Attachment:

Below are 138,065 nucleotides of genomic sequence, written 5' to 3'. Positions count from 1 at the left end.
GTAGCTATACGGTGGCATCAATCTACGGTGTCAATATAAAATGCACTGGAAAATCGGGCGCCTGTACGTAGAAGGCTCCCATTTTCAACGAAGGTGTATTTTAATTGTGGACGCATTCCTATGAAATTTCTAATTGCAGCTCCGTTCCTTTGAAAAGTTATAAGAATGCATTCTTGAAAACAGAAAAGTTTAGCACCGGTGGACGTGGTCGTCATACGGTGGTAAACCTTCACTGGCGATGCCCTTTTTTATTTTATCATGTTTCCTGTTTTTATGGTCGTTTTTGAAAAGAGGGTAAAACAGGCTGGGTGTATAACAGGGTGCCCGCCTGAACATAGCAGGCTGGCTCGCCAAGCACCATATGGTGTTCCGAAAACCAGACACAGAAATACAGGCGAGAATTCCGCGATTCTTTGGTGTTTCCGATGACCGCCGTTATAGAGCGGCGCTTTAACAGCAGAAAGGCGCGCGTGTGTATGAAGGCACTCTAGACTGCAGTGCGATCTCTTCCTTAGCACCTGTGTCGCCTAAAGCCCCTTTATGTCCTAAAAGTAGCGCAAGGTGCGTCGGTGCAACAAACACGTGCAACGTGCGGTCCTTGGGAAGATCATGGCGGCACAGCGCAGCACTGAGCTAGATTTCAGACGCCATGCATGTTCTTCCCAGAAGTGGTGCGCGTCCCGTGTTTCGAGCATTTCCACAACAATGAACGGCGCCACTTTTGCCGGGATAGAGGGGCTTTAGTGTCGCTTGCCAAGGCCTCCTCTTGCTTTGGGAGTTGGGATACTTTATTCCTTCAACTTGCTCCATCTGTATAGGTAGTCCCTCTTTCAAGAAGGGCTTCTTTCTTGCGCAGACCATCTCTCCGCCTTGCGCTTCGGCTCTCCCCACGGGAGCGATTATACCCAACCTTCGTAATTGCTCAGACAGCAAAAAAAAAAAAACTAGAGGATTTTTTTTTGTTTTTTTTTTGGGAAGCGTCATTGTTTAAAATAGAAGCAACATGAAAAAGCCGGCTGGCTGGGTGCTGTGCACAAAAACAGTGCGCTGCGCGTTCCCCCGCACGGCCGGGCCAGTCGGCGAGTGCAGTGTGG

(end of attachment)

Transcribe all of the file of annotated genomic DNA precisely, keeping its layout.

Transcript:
Below are 138,065 nucleotides of genomic sequence, written 5' to 3'. Positions count from 1 at the left end.
GTAGCTATACGGTGGCATCAATCTACGGTGTCAATATAAAATGCACTGGAAAATCGGGCGCCTGTACGTAGAAGGCTCCCATTTTCAACGAAGGTGTATTTTAATTGTGGACGCATTCCTATGAAATTTCTAATTGCAGCTCCGTTCCTTTGAAAAGTTATAAGAATGCATTCTTGAAAACAGAAAAGTTTAGCACCGGTGGACGTGGTCGTCATACGGTGGTAAACCTTCACTGGCGATGCCCTTTTTTATTTTATCATGTTTCCTGTTTTTATGGTCGTTTTTGAAAAGAGGGTAAAACAGGCTGGGTGTATAACAGGGTGCCCGCCTGAACATAGCAGGCTGGCTCGCCAAGCACCATATGGTGTTCCGAAAACCAGACACAGAAATACAGGCGAGAATTCCGCGATTCTTTGGTGTTTCCGATGACCGCCGTTATAGAGCGGCGCTTTAACAGCAGAAAGGCGCGCGTGTGTATGAAGGCACTCTAGACTGCAGTGCGATCTCTTCCTTAGCACCTGTGTCGCCTAAAGCCCCTTTATGTCCTAAAAGTAGCGCAAGGTGCGTCGGTGCAACAAACACGTGCAACGTGCGGTCCTTGGGAAGATCATGGCGGCACAGCGCAGCACTGAGCTAGATTTCAGACGCCATGCATGTTCTTCCCAGAAGTGGTGCGCGTCCCGTGTTTCGAGCATTTCCACAACAATGAACGGCGCCACTTTTGCCGGGATAGAGGGGCTTTAGTGTCGCTTGCCAAGGCCTCCTCTTGCTTTGGGAGTTGGGATACTTTATTCCTTCAACTTGCTCCATCTGTATAGGTAGTCCCTCTTTCAAGAAGGGCTTCTTTCTTGCGCAGACCATCTCTCCGCCTTGCGCTTCGGCTCTCCCCACGGGAGCGATTATACCCAACCTTCGTAATTGCTCAGACAGCAAAAAAAAAAAAACTAGAGGATTTTTTTTTGTTTTTTTTTTGGGAAGCGTCATTGTTTAAAATAGAAGCAACATGAAAAAGCCGGCTGGCTGGGTGCTGTGCACAAAAACAGTGCGCTGCGCGTTCCCCCGCACGGCCGGGCCAGTCGGCGAGTGCAGTGTGG